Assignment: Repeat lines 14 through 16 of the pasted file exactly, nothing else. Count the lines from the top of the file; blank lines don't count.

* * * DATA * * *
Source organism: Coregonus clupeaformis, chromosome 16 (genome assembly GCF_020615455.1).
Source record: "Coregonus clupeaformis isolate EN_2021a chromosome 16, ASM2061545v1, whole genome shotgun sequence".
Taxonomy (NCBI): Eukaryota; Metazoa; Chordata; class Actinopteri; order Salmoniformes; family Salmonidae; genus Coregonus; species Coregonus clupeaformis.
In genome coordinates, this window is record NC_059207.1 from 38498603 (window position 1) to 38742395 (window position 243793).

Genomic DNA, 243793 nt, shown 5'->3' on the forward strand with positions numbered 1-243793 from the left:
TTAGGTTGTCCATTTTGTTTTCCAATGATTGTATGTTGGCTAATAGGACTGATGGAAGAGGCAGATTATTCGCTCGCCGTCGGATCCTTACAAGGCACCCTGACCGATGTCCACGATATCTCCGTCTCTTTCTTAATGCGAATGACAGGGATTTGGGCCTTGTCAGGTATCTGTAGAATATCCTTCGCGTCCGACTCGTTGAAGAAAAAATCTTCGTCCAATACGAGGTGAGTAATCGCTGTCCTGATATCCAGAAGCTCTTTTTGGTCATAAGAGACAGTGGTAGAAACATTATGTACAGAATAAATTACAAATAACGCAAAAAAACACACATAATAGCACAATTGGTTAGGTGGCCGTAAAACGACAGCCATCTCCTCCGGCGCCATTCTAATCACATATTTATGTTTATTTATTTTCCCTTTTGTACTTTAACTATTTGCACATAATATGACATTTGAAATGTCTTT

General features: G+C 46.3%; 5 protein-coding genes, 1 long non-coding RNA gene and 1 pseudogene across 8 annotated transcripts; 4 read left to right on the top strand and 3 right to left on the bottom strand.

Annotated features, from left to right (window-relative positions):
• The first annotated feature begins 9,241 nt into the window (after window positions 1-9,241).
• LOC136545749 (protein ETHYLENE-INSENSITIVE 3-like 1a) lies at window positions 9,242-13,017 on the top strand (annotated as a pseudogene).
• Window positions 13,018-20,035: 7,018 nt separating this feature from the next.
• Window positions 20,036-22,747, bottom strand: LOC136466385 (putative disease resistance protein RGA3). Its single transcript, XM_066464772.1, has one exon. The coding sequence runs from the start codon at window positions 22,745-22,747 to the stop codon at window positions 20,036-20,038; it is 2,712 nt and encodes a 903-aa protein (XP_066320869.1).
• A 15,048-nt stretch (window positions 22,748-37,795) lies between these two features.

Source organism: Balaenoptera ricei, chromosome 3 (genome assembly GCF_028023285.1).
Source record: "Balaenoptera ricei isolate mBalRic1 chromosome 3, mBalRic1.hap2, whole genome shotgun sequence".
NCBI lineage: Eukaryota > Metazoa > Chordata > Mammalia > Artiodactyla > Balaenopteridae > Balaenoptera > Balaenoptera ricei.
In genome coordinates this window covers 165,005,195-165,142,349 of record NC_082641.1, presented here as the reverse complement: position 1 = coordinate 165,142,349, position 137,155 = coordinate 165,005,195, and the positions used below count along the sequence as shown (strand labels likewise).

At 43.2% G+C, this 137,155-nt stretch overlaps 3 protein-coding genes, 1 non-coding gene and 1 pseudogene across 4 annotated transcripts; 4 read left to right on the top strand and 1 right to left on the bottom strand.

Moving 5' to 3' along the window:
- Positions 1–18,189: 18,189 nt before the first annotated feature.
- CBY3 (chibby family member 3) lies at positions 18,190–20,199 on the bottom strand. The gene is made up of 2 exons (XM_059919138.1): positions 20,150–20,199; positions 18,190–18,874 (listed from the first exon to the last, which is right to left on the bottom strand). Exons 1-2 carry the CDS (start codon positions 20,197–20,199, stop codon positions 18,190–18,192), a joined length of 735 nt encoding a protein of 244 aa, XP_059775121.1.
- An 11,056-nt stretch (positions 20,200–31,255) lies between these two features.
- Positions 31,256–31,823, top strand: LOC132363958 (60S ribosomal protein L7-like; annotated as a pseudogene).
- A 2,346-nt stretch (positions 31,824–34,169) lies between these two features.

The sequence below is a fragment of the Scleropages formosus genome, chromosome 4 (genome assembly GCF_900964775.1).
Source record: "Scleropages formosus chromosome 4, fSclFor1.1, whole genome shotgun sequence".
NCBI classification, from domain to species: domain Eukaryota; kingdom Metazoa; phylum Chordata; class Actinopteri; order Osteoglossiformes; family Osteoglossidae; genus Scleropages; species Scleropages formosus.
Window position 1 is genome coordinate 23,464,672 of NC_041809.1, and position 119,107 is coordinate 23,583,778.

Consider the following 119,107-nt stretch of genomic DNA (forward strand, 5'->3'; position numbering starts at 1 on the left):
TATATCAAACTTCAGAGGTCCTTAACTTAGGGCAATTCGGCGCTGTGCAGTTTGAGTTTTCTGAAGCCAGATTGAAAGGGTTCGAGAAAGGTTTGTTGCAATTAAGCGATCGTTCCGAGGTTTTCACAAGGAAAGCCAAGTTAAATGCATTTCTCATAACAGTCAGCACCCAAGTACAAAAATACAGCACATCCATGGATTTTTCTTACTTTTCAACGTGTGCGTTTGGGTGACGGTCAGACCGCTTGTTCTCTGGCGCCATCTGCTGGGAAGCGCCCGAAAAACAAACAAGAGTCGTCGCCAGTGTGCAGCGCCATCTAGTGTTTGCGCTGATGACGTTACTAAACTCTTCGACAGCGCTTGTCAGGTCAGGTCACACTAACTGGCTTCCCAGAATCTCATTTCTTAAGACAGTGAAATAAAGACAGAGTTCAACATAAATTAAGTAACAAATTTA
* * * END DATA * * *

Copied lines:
Source organism: Balaenoptera ricei, chromosome 3 (genome assembly GCF_028023285.1).
Source record: "Balaenoptera ricei isolate mBalRic1 chromosome 3, mBalRic1.hap2, whole genome shotgun sequence".
NCBI lineage: Eukaryota > Metazoa > Chordata > Mammalia > Artiodactyla > Balaenopteridae > Balaenoptera > Balaenoptera ricei.